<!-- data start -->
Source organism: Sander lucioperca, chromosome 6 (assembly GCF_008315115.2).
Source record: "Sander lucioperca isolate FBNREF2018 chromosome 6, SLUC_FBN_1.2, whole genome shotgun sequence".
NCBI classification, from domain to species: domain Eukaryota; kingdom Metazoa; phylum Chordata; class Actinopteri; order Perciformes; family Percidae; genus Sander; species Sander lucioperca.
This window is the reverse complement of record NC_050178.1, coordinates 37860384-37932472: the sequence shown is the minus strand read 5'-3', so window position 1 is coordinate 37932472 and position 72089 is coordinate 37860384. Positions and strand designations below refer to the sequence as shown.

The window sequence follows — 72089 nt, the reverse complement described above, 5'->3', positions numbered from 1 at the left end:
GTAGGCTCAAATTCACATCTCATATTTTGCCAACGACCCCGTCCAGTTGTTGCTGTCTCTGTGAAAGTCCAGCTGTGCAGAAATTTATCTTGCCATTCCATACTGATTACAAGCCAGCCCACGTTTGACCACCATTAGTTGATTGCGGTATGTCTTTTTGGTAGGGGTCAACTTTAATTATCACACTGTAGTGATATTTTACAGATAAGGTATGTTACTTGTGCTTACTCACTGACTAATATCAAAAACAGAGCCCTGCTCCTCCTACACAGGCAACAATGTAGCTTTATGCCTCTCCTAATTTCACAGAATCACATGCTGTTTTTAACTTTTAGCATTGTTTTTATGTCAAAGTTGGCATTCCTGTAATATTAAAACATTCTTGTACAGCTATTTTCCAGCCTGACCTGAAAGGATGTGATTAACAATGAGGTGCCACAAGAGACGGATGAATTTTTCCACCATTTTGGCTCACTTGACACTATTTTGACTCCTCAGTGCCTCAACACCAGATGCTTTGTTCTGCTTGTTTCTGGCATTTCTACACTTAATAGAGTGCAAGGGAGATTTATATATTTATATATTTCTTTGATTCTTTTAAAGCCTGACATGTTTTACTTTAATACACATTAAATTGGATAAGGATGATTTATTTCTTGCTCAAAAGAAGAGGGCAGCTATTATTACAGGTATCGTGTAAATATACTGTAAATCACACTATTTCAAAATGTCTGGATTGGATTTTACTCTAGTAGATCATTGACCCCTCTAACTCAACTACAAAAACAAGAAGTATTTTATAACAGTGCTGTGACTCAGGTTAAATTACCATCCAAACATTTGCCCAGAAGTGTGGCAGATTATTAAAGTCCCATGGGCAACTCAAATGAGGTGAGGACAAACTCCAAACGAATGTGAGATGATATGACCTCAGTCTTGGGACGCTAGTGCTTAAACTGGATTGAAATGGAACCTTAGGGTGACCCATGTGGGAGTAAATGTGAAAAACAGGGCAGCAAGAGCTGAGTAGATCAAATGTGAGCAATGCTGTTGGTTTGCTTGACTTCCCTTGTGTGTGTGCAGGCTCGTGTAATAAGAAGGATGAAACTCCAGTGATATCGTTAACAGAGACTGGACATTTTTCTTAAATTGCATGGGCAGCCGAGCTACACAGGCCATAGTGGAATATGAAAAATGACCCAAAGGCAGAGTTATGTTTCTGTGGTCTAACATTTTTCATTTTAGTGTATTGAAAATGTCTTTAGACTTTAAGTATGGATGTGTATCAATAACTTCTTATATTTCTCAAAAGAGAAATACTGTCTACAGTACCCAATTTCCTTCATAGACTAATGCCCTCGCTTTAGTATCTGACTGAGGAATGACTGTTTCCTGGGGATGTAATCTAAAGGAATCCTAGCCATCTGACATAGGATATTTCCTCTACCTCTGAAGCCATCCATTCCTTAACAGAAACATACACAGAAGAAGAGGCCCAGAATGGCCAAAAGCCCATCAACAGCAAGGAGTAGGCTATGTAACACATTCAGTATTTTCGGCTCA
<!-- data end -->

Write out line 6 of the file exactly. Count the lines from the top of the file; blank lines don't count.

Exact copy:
GTAGGCTCAAATTCACATCTCATATTTTGCCAACGACCCCGTCCAGTTGTTGCTGTCTCTGTGAAAGTCCAGCTGTGCAGAAATTTATCTTGCCATTCCATACTGATTACAAGCCAGCCCACGTTTGACCACCATTAGTTGATTGCGGTATGTCTTTTTGGTAGGGGTCAACTTTAATTATCACACTGTAGTGATATTTTACAGATAAGGTATGTTACTTGTGCTTACTCACTGACTAATATCAAAAACAGAGCCCTGCTCCTCCTACACAGGCAACAATGTAGCTTTATGCCTCTCCTAATTTCACAGAATCACATGCTGTTTTTAACTTTTAGCATTGTTTTTATGTCAAAGTTGGCATTCCTGTAATATTAAAACATTCTTGTACAGCTATTTTCCAGCCTGACCTGAAAGGATGTGATTAACAATGAGGTGCCACAAGAGACGGATGAATTTTTCCACCATTTTGGCTCACTTGACACTATTTTGACTCCTCAGTGCCTCAACACCAGATGCTTTGTTCTGCTTGTTTCTGGCATTTCTACACTTAATAGAGTGCAAGGGAGATTTATATATTTATATATTTCTTTGATTCTTTTAAAGCCTGACATGTTTTACTTTAATACACATTAAATTGGATAAGGATGATTTATTTCTTGCTCAAAAGAAGAGGGCAGCTATTATTACAGGTATCGTGTAAATATACTGTAAATCACACTATTTCAAAATGTCTGGATTGGATTTTACTCTAGTAGATCATTGACCCCTCTAACTCAACTACAAAAACAAGAAGTATTTTATAACAGTGCTGTGACTCAGGTTAAATTACCATCCAAACATTTGCCCAGAAGTGTGGCAGATTATTAAAGTCCCATGGGCAACTCAAATGAGGTGAGGACAAACTCCAAACGAATGTGAGATGATATGACCTCAGTCTTGGGACGCTAGTGCTTAAACTGGATTGAAATGGAACCTTAGGGTGACCCATGTGGGAGTAAATGTGAAAAACAGGGCAGCAAGAGCTGAGTAGATCAAATGTGAGCAATGCTGTTGGTTTGCTTGACTTCCCTTGTGTGTGTGCAGGCTCGTGTAATAAGAAGGATGAAACTCCAGTGATATCGTTAACAGAGACTGGACATTTTTCTTAAATTGCATGGGCAGCCGAGCTACACAGGCCATAGTGGAATATGAAAAATGACCCAAAGGCAGAGTTATGTTTCTGTGGTCTAACATTTTTCATTTTAGTGTATTGAAAATGTCTTTAGACTTTAAGTATGGATGTGTATCAATAACTTCTTATATTTCTCAAAAGAGAAATACTGTCTACAGTACCCAATTTCCTTCATAGACTAATGCCCTCGCTTTAGTATCTGACTGAGGAATGACTGTTTCCTGGGGATGTAATCTAAAGGAATCCTAGCCATCTGACATAGGATATTTCCTCTACCTCTGAAGCCATCCATTCCTTAACAGAAACATACACAGAAGAAGAGGCCCAGAATGGCCAAAAGCCCATCAACAGCAAGGAGTAGGCTATGTAACACATTCAGTATTTTCGGCTCA